The coated lens 26 is inserted into the cornea 10 by placing the edge of the lens 26 into the pocket under the peripheral flap formed by incisions 22 and 24, making sure that the posterior surface of the lens 26 is flush with the surface of the Bowman's membrane 14. Advantageously, a solution of tissue adhesive or crosslinking agent is first applied between the stroma 16 and the posterior surface of the lens 26 to fix the lens in place. After insertion of the lens 26, the surgeon lifts the edge of the flap and inserts a small amount of an aqueous mixture of fibronectin and tissue adhesive or crosslinking agent into the pocket between the edge of the lens 26 and the flap. The fibronectin will then become crosslinked and bind the stromal tissue to the edge of the lens 26, forming an occlusive seal.
The fibronectin-containing coating 30 on the posterior surface of the lens 26 acts to bind the surface of the Bowman's membrane 14 to the lens surface, thereby fixing the position of the contact lens 26 on the cornea 10. A major advantage of the method of the invention for implanting contact lenses is that it may not require stitching the lens in place or using other mechanical means of fixation. The coating 30 acts to promote wound healing as well as to bind the lens to the corneal surface. The key function of the fibronectin-containing coating 30 on the anterior surface of the implanted contact lens 26 is to promote the migration of epithelial cells from the contiguous epithelium 12 across the surface of the lens 26 in order to form a new epithelial surface, indicated by dotted line 28, on the surface of the lens. In primate studies, we have found that the newly formed epithelium 28 completely covers the implanted lens 26 within several days after insertion. The newly formed epithelium 28 regulates the transport of fluids and gases to and from the implanted lens 26.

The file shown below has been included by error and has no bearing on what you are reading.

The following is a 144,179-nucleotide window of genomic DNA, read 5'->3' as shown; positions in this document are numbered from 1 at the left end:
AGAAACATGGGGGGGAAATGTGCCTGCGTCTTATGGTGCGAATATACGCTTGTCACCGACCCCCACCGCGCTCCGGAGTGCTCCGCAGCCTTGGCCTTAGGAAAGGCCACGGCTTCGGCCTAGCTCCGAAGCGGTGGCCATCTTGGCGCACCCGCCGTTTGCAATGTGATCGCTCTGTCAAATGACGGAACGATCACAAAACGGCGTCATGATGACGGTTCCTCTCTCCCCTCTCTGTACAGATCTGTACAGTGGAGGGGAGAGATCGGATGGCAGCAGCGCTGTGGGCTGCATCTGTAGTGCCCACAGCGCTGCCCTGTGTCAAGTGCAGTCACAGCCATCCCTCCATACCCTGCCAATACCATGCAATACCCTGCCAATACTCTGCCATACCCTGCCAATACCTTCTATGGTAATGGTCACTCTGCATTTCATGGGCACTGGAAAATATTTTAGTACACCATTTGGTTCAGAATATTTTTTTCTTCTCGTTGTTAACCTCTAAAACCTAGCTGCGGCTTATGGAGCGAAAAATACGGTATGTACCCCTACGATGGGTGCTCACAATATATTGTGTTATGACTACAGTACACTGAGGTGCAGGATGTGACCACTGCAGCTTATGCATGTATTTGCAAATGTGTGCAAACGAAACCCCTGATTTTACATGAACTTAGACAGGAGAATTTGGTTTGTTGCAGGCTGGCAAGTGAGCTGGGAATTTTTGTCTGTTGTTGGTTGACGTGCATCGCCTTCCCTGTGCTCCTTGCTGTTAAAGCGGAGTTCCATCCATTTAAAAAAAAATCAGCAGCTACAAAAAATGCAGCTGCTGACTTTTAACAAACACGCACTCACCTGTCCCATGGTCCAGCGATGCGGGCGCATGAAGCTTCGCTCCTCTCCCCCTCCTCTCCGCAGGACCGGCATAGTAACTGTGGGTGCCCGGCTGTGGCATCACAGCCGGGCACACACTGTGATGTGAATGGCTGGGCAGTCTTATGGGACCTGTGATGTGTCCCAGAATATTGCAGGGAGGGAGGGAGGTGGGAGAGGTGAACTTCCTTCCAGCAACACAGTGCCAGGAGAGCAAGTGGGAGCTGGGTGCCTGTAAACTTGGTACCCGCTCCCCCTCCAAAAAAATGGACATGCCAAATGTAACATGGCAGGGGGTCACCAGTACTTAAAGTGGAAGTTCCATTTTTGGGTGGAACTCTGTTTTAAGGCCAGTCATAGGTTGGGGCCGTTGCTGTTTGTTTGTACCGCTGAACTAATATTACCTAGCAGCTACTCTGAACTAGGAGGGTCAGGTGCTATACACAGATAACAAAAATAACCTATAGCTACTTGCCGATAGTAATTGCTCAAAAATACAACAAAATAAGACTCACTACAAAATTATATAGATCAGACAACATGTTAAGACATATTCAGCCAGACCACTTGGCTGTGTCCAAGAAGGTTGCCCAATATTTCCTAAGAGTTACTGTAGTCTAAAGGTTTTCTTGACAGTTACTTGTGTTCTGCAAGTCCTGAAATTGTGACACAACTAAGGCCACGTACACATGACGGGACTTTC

In some instances, due to injury or disease, it is necessary to remove not only a portion of the epithelium 12, but also a portion of the Bowman's membrane and a portion of the stroma 16 prior to implantation of an ophthalmic prosthesis. In such "deep stromal" implants there is a danger that the cornea may re-epithelialize beneath the implanted prosthesis, which is unacceptable. In such cases, the wound bed can be prepared by preforming a thin sheet of crosslinked fibronectin and tissue adhesive or crosslinking agent and inserting an appropriately configured sheet of the crosslinked material into the wound bed prior to implantation of the prosthesis. The sheet of fibronectin not only serves to raise the prosthesis closer to the corneal surface and to adhere the prosthesis to the stroma, but also promotes regeneration of stromal tissue beneath the prosthesis and inhibits epithelialization beneath the prosthesis.
The following examples are intended to illustrate further the practice of the invention and is not intended to limit its scope in any way.
A hydrophilic lens prepared from a copolymer containing N-vinylpyrrolidone is soaked overnight at room temperature in 1.5 ml. of aqueous solution containing 2 mg/ml of poly(L-lysine). The lens is then rinsed in water and soaked for 30 minutes at 4° C. in a 0.9N saline solution containing 10 mg/ml dimethylpimelimidate dihydrochloride. The lens is then rinsed in water and then soaked for 2 hours at room temperature in an aqueous solution containing about 50 mg/ml fibronectin. The lens is then rinsed in water and soaked in a 0.9% saline solution containing 10 mg/ml dimethylpimelimidate dihydrochloride at room temperature for 1 hour. The lens is then rinsed in water and implanted using standard surgical techniques as previously described for epikeratophakia, except that the lens is glued in place using fibronectin and dimethylpimelimidate dihydrochloride. Typically, re-epithelialization occurs within a week.
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|U.S. Classification||623/5.16, 623/6.57|
|International Classification||A61L27/34, A61L27/54, A61K6/00|
|Cooperative Classification||A61K6/0023, A61K6/083, A61L2300/606, A61L2300/414, A61L2300/252, A61L2300/404, A61L27/34, A61L27/54|
|European Classification||A61L27/34, A61L27/54, A61K6/00|
|Jan 18, 1994||CC||Certificate of correction|
|Jun 17, 1996||FPAY||Fee payment|
Year of fee payment: 4
|Jul 11, 2000||REMI||Maintenance fee reminder mailed|
|Dec 17, 2000||LAPS||Lapse for failure to pay maintenance fees|
|Feb 20, 2001||FP||Expired due to failure to pay maintenance fee|
Effective date: 20001215